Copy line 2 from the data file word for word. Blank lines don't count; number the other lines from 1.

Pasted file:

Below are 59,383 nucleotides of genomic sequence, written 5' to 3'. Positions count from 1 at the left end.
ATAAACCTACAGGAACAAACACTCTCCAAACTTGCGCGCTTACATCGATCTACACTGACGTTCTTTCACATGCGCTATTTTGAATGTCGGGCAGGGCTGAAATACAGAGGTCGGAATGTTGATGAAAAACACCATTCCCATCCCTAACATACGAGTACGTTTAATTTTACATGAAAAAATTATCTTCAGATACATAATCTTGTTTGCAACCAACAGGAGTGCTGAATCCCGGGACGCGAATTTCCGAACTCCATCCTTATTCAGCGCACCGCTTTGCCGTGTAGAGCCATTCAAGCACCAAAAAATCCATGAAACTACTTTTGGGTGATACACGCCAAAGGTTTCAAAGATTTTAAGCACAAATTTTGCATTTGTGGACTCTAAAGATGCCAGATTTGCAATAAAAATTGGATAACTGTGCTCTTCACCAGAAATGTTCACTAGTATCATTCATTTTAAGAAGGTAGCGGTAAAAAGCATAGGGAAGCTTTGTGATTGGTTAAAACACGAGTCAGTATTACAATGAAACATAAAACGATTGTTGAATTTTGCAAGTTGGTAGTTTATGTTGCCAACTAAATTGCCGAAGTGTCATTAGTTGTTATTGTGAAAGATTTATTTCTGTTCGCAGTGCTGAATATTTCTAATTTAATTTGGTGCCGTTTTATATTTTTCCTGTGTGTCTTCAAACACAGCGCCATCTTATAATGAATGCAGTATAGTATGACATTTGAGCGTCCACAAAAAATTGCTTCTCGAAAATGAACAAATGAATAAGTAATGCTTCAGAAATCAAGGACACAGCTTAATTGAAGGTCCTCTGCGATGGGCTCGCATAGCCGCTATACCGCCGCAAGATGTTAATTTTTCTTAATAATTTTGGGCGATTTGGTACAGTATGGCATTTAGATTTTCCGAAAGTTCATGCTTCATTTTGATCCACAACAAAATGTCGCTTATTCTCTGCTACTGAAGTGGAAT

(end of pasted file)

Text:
ATAAACCTACAGGAACAAACACTCTCCAAACTTGCGCGCTTACATCGATCTACACTGACGTTCTTTCACATGCGCTATTTTGAATGTCGGGCAGGGCTGAAATACAGAGGTCGGAATGTTGATGAAAAACACCATTCCCATCCCTAACATACGAGTACGTTTAATTTTACATGAAAAAATTATCTTCAGATACATAATCTTGTTTGCAACCAACAGGAGTGCTGAATCCCGGGACGCGAATTTCCGAACTCCATCCTTATTCAGCGCACCGCTTTGCCGTGTAGAGCCATTCAAGCACCAAAAAATCCATGAAACTACTTTTGGGTGATACACGCCAAAGGTTTCAAAGATTTTAAGCACAAATTTTGCATTTGTGGACTCTAAAGATGCCAGATTTGCAATAAAAATTGGATAACTGTGCTCTTCACCAGAAATGTTCACTAGTATCATTCATTTTAAGAAGGTAGCGGTAAAAAGCATAGGGAAGCTTTGTGATTGGTTAAAACACGAGTCAGTATTACAATGAAACATAAAACGATTGTTGAATTTTGCAAGTTGGTAGTTTATGTTGCCAACTAAATTGCCGAAGTGTCATTAGTTGTTATTGTGAAAGATTTATTTCTGTTCGCAGTGCTGAATATTTCTAATTTAATTTGGTGCCGTTTTATATTTTTCCTGTGTGTCTTCAAACACAGCGCCATCTTATAATGAATGCAGTATAGTATGACATTTGAGCGTCCACAAAAAATTGCTTCTCGAAAATGAACAAATGAATAAGTAATGCTTCAGAAATCAAGGACACAGCTTAATTGAAGGTCCTCTGCGATGGGCTCGCATAGCCGCTATACCGCCGCAAGATGTTAATTTTTCTTAATAATTTTGGGCGATTTGGTACAGTATGGCATTTAGATTTTCCGAAAGTTCATGCTTCATTTTGATCCACAACAAAATGTCGCTTATTCTCTGCTACTGAAGTGGAAT